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Winter 1996 Tarski on Logical Consequence
Mario Gómez-Torrente
Notre Dame J. Formal Logic 37(1): 125-151 (Winter 1996). DOI: 10.1305/ndjfl/1040067321


This paper examines from a historical perspective Tarski's 1936 essay, "On the concept of logical consequence." I focus on two main aims. The primary aim is to show how Tarski's definition of logical consequence satisfies two desiderata he himself sets forth for it: (1) it must declare logically correct certain formalizations of the $\omega$-rule and (2) it must allow for variation of the individual domain in the test for logical consequence. My arguments provide a refutation of some interpreters of Tarski, and notably John Etchemendy, who have claimed that his definition does not satisfy those desiderata. A secondary aim of the paper is to offer some basic elements for an understanding of Tarski's definition in the historical logico-philosophical context in which it was proposed. Such historical understanding provides useful insights on Tarski's informal ideas on logical consequence and their internal cohesion.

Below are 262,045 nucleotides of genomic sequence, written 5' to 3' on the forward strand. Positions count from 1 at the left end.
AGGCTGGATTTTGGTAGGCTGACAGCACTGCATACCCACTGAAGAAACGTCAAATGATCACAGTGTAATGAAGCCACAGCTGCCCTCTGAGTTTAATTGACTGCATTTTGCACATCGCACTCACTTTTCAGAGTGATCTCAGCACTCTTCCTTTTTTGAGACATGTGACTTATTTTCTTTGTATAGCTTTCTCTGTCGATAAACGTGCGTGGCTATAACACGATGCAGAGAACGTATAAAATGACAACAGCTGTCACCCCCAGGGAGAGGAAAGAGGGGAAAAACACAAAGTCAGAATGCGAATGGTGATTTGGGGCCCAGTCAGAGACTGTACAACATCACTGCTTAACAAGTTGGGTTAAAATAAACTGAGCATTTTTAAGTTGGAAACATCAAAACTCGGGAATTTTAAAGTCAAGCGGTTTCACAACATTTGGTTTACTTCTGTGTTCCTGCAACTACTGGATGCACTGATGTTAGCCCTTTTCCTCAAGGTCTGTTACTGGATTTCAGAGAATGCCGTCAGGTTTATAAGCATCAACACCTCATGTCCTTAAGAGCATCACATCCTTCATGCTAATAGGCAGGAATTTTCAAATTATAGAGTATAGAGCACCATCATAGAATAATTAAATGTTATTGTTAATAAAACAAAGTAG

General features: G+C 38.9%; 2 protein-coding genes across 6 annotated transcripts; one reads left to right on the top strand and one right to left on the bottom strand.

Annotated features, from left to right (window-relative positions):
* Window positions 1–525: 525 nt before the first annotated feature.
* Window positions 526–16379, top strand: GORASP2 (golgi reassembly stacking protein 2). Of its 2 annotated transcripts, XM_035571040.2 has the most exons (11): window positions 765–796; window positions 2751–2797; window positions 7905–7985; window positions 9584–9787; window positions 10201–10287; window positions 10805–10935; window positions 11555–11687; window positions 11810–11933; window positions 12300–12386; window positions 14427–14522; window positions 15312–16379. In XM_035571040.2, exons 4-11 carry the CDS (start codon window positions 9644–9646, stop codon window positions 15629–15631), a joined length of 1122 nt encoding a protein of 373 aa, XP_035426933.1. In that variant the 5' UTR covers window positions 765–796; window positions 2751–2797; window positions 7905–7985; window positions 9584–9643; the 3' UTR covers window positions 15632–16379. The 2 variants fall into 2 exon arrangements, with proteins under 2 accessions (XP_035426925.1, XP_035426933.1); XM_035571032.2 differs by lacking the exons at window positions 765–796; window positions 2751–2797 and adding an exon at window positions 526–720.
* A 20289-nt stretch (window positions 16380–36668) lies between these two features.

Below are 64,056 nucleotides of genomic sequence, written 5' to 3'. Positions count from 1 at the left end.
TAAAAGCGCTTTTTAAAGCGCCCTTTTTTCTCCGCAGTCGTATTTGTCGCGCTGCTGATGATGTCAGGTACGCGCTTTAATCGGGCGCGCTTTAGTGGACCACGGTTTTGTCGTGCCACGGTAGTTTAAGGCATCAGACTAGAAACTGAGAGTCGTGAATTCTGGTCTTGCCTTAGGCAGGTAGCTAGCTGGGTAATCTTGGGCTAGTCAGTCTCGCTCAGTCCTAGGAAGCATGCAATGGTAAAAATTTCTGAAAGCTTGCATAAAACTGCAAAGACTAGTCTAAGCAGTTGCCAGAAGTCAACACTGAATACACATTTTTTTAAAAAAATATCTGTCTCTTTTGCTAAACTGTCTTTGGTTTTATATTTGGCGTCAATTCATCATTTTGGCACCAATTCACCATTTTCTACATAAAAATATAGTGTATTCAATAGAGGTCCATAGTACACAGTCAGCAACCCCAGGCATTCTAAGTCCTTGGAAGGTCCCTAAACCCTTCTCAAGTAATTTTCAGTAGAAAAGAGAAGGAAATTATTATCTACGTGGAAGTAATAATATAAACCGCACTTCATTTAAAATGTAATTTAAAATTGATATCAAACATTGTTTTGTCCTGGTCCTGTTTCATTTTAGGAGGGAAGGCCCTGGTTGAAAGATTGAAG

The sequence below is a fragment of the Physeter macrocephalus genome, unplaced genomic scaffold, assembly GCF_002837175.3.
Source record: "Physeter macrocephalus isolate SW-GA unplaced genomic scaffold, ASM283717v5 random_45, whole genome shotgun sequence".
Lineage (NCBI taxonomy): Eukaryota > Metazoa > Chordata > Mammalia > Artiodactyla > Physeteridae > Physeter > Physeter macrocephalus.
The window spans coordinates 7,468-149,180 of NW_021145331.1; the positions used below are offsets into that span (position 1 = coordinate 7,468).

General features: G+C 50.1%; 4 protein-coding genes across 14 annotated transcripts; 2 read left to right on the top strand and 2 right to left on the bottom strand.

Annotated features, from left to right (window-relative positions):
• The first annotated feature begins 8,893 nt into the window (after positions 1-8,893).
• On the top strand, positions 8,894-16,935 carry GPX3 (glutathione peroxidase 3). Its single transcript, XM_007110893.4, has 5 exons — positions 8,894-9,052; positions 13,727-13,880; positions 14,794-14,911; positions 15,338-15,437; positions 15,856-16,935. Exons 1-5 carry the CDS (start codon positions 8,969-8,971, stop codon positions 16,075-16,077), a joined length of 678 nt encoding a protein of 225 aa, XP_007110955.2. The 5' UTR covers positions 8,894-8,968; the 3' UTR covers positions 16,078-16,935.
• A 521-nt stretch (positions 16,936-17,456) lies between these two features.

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Mario Gómez-Torrente. "Tarski on Logical Consequence." Notre Dame J. Formal Logic 37 (1) 125 - 151, Winter 1996.


Published: Winter 1996
First available in Project Euclid: 16 December 2002

zbMATH: 1186.03010
MathSciNet: MR1379554
Digital Object Identifier: 10.1305/ndjfl/1040067321

Primary: 03-03
Secondary: 01A60 , 03A05

Rights: Copyright © 1996 University of Notre Dame

Vol.37 • No. 1 • Winter 1996
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